These words; the words of the wonderful prayer which he had just offered.
Cedron; or Kidron, a torrent-bed which ran through the valley of Jehoshaphat, on the east side of Jerusalem, between the city and the mount of Olives. It has water only in the rainy season. 2 Samuel 15:23. By communing with God in prayer and supplication with thanksgiving, a man is prepared to go forth, in His name and strength, to any duties or trials to which he is called.
Jesus is betrayed. Matthew 26:47-56.
The sufferings and death of Christ were all foreseen by him, and were perfectly voluntary. He carefully avoided committing himself to his enemies, or suffering them to take him before his time had come; but then he made no attempt to escape. He even went forth and met them, and committed himself to their disposal. He went as a lamb to the slaughter; as a sheep before her shearers is dumb, so he opened not his mouth. Isaiah 53:7-8; Acts 8:32; Acts 8:35.
Fell to the ground; prostrated themselves before him under the influence of his divine power. This showed that they were completely in his power; had he seen fit, he could easily have escaped their hands, or summoned legions of angels to his rescue.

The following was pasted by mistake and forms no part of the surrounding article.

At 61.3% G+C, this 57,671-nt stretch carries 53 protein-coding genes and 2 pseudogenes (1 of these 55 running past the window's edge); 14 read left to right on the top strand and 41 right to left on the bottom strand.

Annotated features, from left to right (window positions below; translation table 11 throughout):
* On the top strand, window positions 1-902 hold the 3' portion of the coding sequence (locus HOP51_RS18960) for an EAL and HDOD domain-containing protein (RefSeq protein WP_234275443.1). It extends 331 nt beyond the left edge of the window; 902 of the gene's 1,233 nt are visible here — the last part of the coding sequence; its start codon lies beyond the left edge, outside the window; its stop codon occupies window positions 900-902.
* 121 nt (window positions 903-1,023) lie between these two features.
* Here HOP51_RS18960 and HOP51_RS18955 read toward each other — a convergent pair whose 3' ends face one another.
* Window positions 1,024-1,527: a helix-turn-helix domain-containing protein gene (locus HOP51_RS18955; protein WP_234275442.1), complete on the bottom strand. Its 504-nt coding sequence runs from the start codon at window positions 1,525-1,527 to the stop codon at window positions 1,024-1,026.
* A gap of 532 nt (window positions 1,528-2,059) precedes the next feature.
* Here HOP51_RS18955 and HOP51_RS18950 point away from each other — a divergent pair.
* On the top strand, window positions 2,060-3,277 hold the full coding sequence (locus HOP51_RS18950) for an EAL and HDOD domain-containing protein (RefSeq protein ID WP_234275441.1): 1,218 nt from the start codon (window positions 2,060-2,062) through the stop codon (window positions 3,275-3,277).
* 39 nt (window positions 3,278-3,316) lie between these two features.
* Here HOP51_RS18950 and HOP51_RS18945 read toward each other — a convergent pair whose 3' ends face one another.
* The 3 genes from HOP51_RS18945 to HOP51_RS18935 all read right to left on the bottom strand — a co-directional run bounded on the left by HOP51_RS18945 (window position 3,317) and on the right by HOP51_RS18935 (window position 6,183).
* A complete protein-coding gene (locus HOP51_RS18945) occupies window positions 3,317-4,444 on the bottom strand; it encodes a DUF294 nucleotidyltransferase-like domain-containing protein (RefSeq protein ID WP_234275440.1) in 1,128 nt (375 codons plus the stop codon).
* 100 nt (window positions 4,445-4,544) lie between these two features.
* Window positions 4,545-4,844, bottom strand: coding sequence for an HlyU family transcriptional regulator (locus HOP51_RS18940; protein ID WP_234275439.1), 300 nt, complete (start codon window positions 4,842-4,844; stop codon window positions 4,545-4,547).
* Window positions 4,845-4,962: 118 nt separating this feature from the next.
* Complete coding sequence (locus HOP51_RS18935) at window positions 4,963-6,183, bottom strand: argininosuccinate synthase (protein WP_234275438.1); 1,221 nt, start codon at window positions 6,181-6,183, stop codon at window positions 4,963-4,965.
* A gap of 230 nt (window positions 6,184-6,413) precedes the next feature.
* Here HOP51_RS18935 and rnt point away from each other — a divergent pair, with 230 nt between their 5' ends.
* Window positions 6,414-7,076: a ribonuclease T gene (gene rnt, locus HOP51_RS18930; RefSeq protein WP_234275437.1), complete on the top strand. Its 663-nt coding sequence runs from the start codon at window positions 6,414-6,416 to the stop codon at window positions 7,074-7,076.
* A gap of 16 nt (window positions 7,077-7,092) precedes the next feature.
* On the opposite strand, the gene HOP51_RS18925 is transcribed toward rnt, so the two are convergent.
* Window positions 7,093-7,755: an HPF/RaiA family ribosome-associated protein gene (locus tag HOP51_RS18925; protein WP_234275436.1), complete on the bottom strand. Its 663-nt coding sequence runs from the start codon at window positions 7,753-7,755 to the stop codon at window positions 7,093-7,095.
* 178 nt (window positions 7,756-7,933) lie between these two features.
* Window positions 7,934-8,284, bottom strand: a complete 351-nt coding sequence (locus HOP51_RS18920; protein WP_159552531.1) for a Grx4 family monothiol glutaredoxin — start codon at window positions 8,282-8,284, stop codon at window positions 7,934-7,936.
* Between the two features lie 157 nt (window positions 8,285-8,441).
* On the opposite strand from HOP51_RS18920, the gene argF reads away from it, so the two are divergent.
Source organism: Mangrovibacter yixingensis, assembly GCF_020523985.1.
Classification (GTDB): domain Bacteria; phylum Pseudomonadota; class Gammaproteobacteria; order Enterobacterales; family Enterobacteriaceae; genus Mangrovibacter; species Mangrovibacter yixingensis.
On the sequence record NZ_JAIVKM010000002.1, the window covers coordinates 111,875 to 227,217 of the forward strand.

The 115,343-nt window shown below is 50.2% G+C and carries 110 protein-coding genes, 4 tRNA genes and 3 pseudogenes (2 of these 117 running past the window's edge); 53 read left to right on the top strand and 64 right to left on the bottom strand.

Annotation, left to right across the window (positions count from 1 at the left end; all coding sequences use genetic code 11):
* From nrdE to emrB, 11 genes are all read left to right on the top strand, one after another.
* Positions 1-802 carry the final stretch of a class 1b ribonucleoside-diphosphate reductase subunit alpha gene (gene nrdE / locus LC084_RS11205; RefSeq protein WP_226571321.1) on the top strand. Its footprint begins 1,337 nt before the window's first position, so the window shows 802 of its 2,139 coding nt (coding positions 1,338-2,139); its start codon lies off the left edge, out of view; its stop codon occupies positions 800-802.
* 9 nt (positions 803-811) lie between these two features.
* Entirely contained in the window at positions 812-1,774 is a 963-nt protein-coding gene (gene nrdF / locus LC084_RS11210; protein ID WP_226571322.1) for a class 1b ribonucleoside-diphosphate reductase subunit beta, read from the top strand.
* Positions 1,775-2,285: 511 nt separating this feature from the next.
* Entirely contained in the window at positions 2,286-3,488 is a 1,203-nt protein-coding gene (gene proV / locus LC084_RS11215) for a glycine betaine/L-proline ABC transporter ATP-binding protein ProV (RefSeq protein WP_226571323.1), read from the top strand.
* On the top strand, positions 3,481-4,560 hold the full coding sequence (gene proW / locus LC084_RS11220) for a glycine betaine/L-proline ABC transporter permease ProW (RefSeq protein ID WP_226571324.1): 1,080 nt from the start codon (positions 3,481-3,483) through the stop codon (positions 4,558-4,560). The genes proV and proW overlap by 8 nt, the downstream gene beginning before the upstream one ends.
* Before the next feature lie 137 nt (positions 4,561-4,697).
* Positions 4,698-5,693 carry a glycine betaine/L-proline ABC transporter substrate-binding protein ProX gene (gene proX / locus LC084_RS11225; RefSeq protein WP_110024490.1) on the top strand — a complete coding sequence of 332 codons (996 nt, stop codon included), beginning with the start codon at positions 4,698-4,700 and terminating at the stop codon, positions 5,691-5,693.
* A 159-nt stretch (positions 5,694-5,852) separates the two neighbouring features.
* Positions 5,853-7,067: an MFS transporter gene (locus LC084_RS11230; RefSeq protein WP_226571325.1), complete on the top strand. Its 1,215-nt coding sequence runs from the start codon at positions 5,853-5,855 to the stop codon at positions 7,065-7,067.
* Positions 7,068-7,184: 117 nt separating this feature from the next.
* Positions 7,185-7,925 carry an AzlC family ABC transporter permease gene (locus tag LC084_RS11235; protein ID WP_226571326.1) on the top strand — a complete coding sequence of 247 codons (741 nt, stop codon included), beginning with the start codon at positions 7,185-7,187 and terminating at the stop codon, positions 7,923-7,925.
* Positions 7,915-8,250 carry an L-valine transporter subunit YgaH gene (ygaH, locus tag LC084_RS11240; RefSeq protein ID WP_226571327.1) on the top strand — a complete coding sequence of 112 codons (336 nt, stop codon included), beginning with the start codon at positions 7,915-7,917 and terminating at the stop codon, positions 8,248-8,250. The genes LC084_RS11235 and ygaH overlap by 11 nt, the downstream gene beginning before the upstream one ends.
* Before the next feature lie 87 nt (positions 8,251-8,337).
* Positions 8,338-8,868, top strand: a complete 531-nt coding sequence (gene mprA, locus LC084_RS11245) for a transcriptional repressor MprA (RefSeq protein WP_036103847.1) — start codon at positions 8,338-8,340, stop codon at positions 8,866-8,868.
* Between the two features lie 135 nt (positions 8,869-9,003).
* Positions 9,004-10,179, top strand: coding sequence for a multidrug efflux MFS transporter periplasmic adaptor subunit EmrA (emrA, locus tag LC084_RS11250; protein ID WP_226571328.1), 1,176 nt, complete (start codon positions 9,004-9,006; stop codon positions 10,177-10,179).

These; his disciples. Such was the love of Christ to his disciples, and such his delight in their enjoyment, that he was more ready to save them from their enemies, than to save himself from the agonies of the cross.
Lost none; chap John 17:12.
The cup; the sufferings which my Father hath appointed for me, shall I not endure them?
Christ before Caiaphas. Chap John 11:49-52; Matthew 26:57.
The words of Scripture sometimes have a twofold meaning. They may express a meaning which the speaker had in his own mind; they may also express a more important meaning, intended by the Holy Spirit, though the speaker did not apprehend that meaning. Others may afterwards apprehend, and be more benefited by this meaning, than by that which the speaker had in his mind. Chap John 11:49-52.
Another disciple; supposed to be John, the writer of this gospel.
Brought in Peter; into the hall or court, which was a square space open above, around which the palace was built. The chamber in which the trial of Jesus was going on was open in front, so that Peter could witness the trial, and Jesus could see Peter. Mark 14:66; Luke 22:61.
Asked Jesus; questioned him, as if he and the Sanhedrin needed information on these points.
Openly; Matthew 26:55.
Ask them which heard me; this was the legal and proper way of gaining evidence.
Men may violate law, commit injustice, and act the part of tyrants, out of professed regard to the ministers and institutions of religion; and while instigated by the devil and their own evil passions, they may think that they are serving God. Chap John 16:2.
Peter’s denial. Matthew 26:69-75.
Hall of judgment; the place where Pilate the Roman governor held his court.
Lest they should be defiled; they would not enter this apartment of a Gentile, lest they should be unfitted to partake of the passover; so careful were they about contracting ceremonial pollution, while they were seeking to commit the most horrible crime.